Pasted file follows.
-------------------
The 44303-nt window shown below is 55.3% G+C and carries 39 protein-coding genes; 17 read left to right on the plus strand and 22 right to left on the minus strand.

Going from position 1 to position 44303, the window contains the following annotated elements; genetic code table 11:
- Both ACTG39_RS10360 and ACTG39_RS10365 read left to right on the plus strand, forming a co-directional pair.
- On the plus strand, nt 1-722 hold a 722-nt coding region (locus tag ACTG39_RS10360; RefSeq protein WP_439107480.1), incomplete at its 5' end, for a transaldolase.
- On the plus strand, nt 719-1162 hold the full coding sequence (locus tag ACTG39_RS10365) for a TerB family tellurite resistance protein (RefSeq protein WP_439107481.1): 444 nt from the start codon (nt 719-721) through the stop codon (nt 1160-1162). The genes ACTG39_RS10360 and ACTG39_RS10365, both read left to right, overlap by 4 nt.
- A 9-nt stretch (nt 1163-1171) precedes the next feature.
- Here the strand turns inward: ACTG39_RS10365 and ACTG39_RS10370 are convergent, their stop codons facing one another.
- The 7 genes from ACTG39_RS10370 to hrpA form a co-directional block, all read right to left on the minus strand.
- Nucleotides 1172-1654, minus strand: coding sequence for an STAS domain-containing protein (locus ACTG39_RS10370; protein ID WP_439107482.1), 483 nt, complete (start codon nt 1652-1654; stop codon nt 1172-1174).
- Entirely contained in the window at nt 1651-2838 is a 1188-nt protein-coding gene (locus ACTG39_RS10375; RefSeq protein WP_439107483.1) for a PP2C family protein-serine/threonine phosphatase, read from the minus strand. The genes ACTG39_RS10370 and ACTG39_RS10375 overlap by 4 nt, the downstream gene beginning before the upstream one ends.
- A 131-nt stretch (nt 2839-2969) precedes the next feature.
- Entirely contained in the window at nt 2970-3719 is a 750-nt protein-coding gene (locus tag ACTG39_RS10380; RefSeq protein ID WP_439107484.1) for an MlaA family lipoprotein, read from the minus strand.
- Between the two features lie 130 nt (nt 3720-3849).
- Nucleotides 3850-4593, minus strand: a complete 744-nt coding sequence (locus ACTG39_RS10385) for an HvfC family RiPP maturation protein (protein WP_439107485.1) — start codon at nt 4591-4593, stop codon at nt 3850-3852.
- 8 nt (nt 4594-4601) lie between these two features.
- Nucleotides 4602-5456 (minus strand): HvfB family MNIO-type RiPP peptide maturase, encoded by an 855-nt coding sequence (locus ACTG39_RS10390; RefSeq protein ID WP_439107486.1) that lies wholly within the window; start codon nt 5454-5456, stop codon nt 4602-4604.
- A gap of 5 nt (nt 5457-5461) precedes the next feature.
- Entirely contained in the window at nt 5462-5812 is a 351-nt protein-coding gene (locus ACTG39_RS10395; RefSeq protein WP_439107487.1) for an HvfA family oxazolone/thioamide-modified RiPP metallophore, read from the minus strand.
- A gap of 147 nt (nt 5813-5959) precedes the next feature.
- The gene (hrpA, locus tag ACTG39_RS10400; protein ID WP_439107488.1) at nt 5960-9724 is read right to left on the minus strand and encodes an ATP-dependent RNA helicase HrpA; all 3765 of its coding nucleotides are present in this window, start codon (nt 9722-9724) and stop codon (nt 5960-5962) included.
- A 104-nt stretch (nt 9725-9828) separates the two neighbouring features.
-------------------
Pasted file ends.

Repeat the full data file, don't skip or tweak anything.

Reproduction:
The 44303-nt window shown below is 55.3% G+C and carries 39 protein-coding genes; 17 read left to right on the plus strand and 22 right to left on the minus strand.

Going from position 1 to position 44303, the window contains the following annotated elements; genetic code table 11:
- Both ACTG39_RS10360 and ACTG39_RS10365 read left to right on the plus strand, forming a co-directional pair.
- On the plus strand, nt 1-722 hold a 722-nt coding region (locus tag ACTG39_RS10360; RefSeq protein WP_439107480.1), incomplete at its 5' end, for a transaldolase.
- On the plus strand, nt 719-1162 hold the full coding sequence (locus tag ACTG39_RS10365) for a TerB family tellurite resistance protein (RefSeq protein WP_439107481.1): 444 nt from the start codon (nt 719-721) through the stop codon (nt 1160-1162). The genes ACTG39_RS10360 and ACTG39_RS10365, both read left to right, overlap by 4 nt.
- A 9-nt stretch (nt 1163-1171) precedes the next feature.
- Here the strand turns inward: ACTG39_RS10365 and ACTG39_RS10370 are convergent, their stop codons facing one another.
- The 7 genes from ACTG39_RS10370 to hrpA form a co-directional block, all read right to left on the minus strand.
- Nucleotides 1172-1654, minus strand: coding sequence for an STAS domain-containing protein (locus ACTG39_RS10370; protein ID WP_439107482.1), 483 nt, complete (start codon nt 1652-1654; stop codon nt 1172-1174).
- Entirely contained in the window at nt 1651-2838 is a 1188-nt protein-coding gene (locus ACTG39_RS10375; RefSeq protein WP_439107483.1) for a PP2C family protein-serine/threonine phosphatase, read from the minus strand. The genes ACTG39_RS10370 and ACTG39_RS10375 overlap by 4 nt, the downstream gene beginning before the upstream one ends.
- A 131-nt stretch (nt 2839-2969) precedes the next feature.
- Entirely contained in the window at nt 2970-3719 is a 750-nt protein-coding gene (locus tag ACTG39_RS10380; RefSeq protein ID WP_439107484.1) for an MlaA family lipoprotein, read from the minus strand.
- Between the two features lie 130 nt (nt 3720-3849).
- Nucleotides 3850-4593, minus strand: a complete 744-nt coding sequence (locus ACTG39_RS10385) for an HvfC family RiPP maturation protein (protein WP_439107485.1) — start codon at nt 4591-4593, stop codon at nt 3850-3852.
- 8 nt (nt 4594-4601) lie between these two features.
- Nucleotides 4602-5456 (minus strand): HvfB family MNIO-type RiPP peptide maturase, encoded by an 855-nt coding sequence (locus ACTG39_RS10390; RefSeq protein ID WP_439107486.1) that lies wholly within the window; start codon nt 5454-5456, stop codon nt 4602-4604.
- A gap of 5 nt (nt 5457-5461) precedes the next feature.
- Entirely contained in the window at nt 5462-5812 is a 351-nt protein-coding gene (locus ACTG39_RS10395; RefSeq protein WP_439107487.1) for an HvfA family oxazolone/thioamide-modified RiPP metallophore, read from the minus strand.
- A gap of 147 nt (nt 5813-5959) precedes the next feature.
- The gene (hrpA, locus tag ACTG39_RS10400; protein ID WP_439107488.1) at nt 5960-9724 is read right to left on the minus strand and encodes an ATP-dependent RNA helicase HrpA; all 3765 of its coding nucleotides are present in this window, start codon (nt 9722-9724) and stop codon (nt 5960-5962) included.
- A 104-nt stretch (nt 9725-9828) separates the two neighbouring features.